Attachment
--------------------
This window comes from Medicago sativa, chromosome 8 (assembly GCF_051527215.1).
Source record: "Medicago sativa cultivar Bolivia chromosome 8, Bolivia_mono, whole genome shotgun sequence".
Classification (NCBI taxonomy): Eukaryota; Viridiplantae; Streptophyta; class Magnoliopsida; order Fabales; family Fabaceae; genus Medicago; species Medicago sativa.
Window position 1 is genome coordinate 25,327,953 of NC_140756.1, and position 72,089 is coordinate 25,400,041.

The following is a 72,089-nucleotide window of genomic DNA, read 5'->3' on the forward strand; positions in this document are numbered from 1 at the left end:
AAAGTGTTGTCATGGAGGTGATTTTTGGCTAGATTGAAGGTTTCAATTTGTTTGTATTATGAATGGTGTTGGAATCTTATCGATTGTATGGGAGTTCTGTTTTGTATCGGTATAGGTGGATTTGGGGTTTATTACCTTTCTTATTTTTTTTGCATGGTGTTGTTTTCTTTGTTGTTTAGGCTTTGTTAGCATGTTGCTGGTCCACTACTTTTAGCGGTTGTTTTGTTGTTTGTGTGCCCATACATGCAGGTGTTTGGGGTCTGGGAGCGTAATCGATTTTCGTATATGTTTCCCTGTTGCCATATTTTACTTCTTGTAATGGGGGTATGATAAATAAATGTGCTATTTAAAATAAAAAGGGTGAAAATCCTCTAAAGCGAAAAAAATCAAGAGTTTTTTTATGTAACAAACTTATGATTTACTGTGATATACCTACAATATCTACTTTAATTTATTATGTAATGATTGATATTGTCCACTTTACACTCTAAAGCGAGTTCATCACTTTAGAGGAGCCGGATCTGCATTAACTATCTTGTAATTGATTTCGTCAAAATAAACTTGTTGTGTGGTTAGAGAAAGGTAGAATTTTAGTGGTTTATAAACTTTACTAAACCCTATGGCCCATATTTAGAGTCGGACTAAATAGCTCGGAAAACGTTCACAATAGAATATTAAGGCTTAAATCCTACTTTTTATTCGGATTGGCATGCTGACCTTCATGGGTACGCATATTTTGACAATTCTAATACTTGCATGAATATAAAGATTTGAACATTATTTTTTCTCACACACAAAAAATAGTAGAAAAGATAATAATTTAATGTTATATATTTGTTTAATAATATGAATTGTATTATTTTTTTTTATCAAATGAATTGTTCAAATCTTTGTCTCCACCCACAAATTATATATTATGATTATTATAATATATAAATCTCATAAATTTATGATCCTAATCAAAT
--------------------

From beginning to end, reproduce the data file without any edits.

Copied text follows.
This window comes from Medicago sativa, chromosome 8 (assembly GCF_051527215.1).
Source record: "Medicago sativa cultivar Bolivia chromosome 8, Bolivia_mono, whole genome shotgun sequence".
Classification (NCBI taxonomy): Eukaryota; Viridiplantae; Streptophyta; class Magnoliopsida; order Fabales; family Fabaceae; genus Medicago; species Medicago sativa.
Window position 1 is genome coordinate 25,327,953 of NC_140756.1, and position 72,089 is coordinate 25,400,041.

The following is a 72,089-nucleotide window of genomic DNA, read 5'->3' on the forward strand; positions in this document are numbered from 1 at the left end:
AAAGTGTTGTCATGGAGGTGATTTTTGGCTAGATTGAAGGTTTCAATTTGTTTGTATTATGAATGGTGTTGGAATCTTATCGATTGTATGGGAGTTCTGTTTTGTATCGGTATAGGTGGATTTGGGGTTTATTACCTTTCTTATTTTTTTTGCATGGTGTTGTTTTCTTTGTTGTTTAGGCTTTGTTAGCATGTTGCTGGTCCACTACTTTTAGCGGTTGTTTTGTTGTTTGTGTGCCCATACATGCAGGTGTTTGGGGTCTGGGAGCGTAATCGATTTTCGTATATGTTTCCCTGTTGCCATATTTTACTTCTTGTAATGGGGGTATGATAAATAAATGTGCTATTTAAAATAAAAAGGGTGAAAATCCTCTAAAGCGAAAAAAATCAAGAGTTTTTTTATGTAACAAACTTATGATTTACTGTGATATACCTACAATATCTACTTTAATTTATTATGTAATGATTGATATTGTCCACTTTACACTCTAAAGCGAGTTCATCACTTTAGAGGAGCCGGATCTGCATTAACTATCTTGTAATTGATTTCGTCAAAATAAACTTGTTGTGTGGTTAGAGAAAGGTAGAATTTTAGTGGTTTATAAACTTTACTAAACCCTATGGCCCATATTTAGAGTCGGACTAAATAGCTCGGAAAACGTTCACAATAGAATATTAAGGCTTAAATCCTACTTTTTATTCGGATTGGCATGCTGACCTTCATGGGTACGCATATTTTGACAATTCTAATACTTGCATGAATATAAAGATTTGAACATTATTTTTTCTCACACACAAAAAATAGTAGAAAAGATAATAATTTAATGTTATATATTTGTTTAATAATATGAATTGTATTATTTTTTTTTATCAAATGAATTGTTCAAATCTTTGTCTCCACCCACAAATTATATATTATGATTATTATAATATATAAATCTCATAAATTTATGATCCTAATCAAAT